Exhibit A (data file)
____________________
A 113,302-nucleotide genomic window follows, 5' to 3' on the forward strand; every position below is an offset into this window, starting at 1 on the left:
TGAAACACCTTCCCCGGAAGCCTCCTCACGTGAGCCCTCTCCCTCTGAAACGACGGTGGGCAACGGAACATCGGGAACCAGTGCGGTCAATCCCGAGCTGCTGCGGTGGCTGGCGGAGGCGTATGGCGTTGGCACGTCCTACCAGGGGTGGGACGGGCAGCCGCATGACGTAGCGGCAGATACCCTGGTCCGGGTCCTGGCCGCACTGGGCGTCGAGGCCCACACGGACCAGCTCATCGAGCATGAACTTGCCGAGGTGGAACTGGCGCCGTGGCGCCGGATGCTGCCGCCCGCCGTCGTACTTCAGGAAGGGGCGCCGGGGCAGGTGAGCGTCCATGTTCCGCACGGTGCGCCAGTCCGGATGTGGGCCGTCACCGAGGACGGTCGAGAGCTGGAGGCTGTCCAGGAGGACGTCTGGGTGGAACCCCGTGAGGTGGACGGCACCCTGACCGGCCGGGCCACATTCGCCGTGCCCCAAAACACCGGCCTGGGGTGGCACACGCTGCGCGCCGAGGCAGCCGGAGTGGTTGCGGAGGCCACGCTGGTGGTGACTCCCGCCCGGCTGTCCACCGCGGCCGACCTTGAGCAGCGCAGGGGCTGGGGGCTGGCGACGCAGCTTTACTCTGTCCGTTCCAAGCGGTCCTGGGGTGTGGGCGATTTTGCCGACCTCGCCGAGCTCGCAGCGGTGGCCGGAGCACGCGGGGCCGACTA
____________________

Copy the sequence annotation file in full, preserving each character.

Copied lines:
A 113,302-nucleotide genomic window follows, 5' to 3' on the forward strand; every position below is an offset into this window, starting at 1 on the left:
TGAAACACCTTCCCCGGAAGCCTCCTCACGTGAGCCCTCTCCCTCTGAAACGACGGTGGGCAACGGAACATCGGGAACCAGTGCGGTCAATCCCGAGCTGCTGCGGTGGCTGGCGGAGGCGTATGGCGTTGGCACGTCCTACCAGGGGTGGGACGGGCAGCCGCATGACGTAGCGGCAGATACCCTGGTCCGGGTCCTGGCCGCACTGGGCGTCGAGGCCCACACGGACCAGCTCATCGAGCATGAACTTGCCGAGGTGGAACTGGCGCCGTGGCGCCGGATGCTGCCGCCCGCCGTCGTACTTCAGGAAGGGGCGCCGGGGCAGGTGAGCGTCCATGTTCCGCACGGTGCGCCAGTCCGGATGTGGGCCGTCACCGAGGACGGTCGAGAGCTGGAGGCTGTCCAGGAGGACGTCTGGGTGGAACCCCGTGAGGTGGACGGCACCCTGACCGGCCGGGCCACATTCGCCGTGCCCCAAAACACCGGCCTGGGGTGGCACACGCTGCGCGCCGAGGCAGCCGGAGTGGTTGCGGAGGCCACGCTGGTGGTGACTCCCGCCCGGCTGTCCACCGCGGCCGACCTTGAGCAGCGCAGGGGCTGGGGGCTGGCGACGCAGCTTTACTCTGTCCGTTCCAAGCGGTCCTGGGGTGTGGGCGATTTTGCCGACCTCGCCGAGCTCGCAGCGGTGGCCGGAGCACGCGGGGCCGACTA